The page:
Colombian Rebels Say They Kidnapped Two
Jan. 23, 2003
BOGOTA, Colombia (AP) _ Rebels said they kidnapped an American photographer and a British reporter on assignment for the Los Angeles Times, the first foreign journalists to be abducted in recent memory in the country's long war.
Scott Dalton, a native of Conroe, Texas; and Ruth Morris, a British national, have been ``retained'' by the National Liberation Army, or ELN, the guerrilla group said in a statement Thursday on a clandestine rebel radio station.
The kidnappings come just days after three other journalists were reported missing and believed kidnapped by a Colombian paramilitary group in Panama just north of the Colombian border.
Dalton and Morris had been intercepted Tuesday at a rebel roadblock in Arauca state, one of the most violent regions of Colombia. They were led away from their taxi with hoods on their heads, but had been told they were being taken for an encounter with a rebel commander, their driver, Madiel Ariza, told The Associated Press.
Ariza said he was told by the rebels he should leave the rebel encampment the next day, and that the ELN would turn over the journalists to the Red Cross within a day or two. But the ELN statement said the journalists were being held.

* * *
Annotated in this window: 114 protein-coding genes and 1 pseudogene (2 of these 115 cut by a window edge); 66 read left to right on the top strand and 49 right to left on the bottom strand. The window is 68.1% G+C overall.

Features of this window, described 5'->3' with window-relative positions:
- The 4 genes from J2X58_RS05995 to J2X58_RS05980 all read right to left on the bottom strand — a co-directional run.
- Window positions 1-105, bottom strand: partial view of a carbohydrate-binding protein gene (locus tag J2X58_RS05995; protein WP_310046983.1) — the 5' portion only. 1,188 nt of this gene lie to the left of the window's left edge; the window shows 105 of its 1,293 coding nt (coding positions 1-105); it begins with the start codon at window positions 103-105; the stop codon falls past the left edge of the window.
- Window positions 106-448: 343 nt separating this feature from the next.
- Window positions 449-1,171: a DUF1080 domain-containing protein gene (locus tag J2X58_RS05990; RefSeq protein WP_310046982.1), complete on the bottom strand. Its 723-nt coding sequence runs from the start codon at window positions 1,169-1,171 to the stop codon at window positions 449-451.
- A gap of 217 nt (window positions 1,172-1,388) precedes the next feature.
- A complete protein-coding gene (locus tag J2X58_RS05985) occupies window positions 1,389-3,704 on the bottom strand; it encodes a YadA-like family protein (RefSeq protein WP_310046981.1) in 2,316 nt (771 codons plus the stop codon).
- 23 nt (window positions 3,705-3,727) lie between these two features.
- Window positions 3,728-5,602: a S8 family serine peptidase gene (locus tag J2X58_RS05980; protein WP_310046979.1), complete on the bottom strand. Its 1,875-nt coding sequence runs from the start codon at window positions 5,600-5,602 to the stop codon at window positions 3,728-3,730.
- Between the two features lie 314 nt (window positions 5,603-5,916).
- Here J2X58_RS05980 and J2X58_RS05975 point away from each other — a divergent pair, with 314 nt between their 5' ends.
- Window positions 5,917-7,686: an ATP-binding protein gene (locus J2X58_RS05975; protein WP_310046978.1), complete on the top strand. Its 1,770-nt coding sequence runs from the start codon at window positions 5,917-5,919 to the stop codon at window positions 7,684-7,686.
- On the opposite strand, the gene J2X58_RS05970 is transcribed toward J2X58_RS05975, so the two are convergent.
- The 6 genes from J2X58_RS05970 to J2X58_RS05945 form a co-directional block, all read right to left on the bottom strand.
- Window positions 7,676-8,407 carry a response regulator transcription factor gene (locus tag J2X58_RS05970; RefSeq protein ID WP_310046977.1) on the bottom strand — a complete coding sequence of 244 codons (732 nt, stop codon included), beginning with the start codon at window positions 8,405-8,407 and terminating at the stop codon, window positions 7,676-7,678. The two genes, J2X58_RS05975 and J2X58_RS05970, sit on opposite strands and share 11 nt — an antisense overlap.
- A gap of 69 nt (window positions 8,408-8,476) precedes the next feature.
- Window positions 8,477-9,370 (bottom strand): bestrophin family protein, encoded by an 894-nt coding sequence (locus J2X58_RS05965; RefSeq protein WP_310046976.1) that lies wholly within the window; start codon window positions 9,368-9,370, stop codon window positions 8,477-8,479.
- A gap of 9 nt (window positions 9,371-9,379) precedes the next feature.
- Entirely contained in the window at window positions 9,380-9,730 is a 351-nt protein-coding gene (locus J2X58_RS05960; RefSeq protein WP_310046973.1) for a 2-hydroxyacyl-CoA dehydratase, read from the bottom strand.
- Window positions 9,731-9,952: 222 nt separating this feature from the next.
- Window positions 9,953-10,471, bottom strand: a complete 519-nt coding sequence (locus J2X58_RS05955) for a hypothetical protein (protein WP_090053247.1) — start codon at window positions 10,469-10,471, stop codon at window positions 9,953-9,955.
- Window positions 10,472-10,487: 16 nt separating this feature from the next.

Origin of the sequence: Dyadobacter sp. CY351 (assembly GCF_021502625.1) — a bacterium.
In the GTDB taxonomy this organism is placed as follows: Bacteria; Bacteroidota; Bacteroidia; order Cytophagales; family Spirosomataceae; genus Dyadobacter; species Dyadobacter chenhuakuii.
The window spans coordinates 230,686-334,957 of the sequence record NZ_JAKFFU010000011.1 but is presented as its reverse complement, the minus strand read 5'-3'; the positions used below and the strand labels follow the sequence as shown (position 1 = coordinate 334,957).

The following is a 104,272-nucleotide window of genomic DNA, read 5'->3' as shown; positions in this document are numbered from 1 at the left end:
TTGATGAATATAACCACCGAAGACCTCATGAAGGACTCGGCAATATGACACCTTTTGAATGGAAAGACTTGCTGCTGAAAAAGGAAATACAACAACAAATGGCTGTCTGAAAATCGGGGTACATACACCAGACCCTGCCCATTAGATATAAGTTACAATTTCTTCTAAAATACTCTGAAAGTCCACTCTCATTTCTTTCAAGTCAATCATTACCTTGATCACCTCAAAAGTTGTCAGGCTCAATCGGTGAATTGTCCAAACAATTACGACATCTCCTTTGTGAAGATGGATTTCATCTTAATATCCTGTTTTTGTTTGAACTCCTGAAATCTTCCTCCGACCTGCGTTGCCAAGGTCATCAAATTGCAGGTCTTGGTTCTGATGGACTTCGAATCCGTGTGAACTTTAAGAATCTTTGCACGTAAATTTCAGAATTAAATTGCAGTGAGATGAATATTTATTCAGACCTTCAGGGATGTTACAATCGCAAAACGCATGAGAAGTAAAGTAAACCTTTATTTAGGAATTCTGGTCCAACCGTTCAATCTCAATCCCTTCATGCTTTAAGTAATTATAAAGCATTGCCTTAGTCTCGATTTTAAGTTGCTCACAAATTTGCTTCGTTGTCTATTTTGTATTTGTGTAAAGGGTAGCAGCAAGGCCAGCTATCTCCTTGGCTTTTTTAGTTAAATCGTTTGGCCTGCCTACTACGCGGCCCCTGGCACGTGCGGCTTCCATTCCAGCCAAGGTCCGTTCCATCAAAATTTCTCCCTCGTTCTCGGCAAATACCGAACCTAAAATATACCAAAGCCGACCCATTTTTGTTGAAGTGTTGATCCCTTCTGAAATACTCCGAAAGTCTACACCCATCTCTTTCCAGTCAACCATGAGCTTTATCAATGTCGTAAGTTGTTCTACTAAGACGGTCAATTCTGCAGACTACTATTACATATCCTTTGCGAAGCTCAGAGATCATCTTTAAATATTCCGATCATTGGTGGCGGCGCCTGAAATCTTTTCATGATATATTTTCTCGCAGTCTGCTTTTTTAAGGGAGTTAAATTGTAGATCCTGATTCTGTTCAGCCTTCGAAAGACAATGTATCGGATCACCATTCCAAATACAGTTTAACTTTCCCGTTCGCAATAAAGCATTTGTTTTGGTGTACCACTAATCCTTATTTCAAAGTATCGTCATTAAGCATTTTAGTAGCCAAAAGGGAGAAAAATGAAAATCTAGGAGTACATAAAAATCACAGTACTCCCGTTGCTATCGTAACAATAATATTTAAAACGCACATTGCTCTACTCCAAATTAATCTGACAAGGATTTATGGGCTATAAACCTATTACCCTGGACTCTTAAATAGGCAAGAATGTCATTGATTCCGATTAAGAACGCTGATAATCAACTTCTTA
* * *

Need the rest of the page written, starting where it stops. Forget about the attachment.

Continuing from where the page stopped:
``In due time, they will be freed, when the political and military conditions permit,'' the statement said.
The kidnapping comes as the United States is beefing up military aid to the Colombian government, which has been battling the ELN and a larger rebel group for 38 years.
Last week, dozens of U.S. special forces trainers arrived in Arauca to train Colombian troops to battle the guerrillas. The Colombian soldiers will be tasked with protecting an oil pipeline in Arauca that has been sabotaged by the rebels numerous times.
The kidnapping occurred on a road south of the Colombian town of Saravena, 200 miles northeast of Bogota. Several dozen of the U.S. special forces are to be stationed at an army base in Saravena.
The ELN statement said the two journalists had arrived in the guerrilla stronghold without their permission.
``You must take into account that Arauca state has been declared a war zone by the American government and the Colombian state,'' the rebel statement said. ``For that reason, the National Liberation Army is on a war footing and is (acting) in the defense of the dignity of all the people of eastern Colombia.''
The ELN said they were ``prepared to guarantee the lives and security of these journalists,'' and did not issue any demands for their release.
In the Panama kidnappings, John Pelton, Megan Smaker and Mark Wedeven were reportedly seized by the right-wing United Self-Defense Forces of Colombia.
Pelton, a 47-year-old freelance journalist, gained worldwide attention with an interview of American Taliban suspect John Walker Lindh while covering the war in Afghanistan for CNN.
He is also the author of ``The World's Most Dangerous Places,'' a guide book to the world's conflict zones.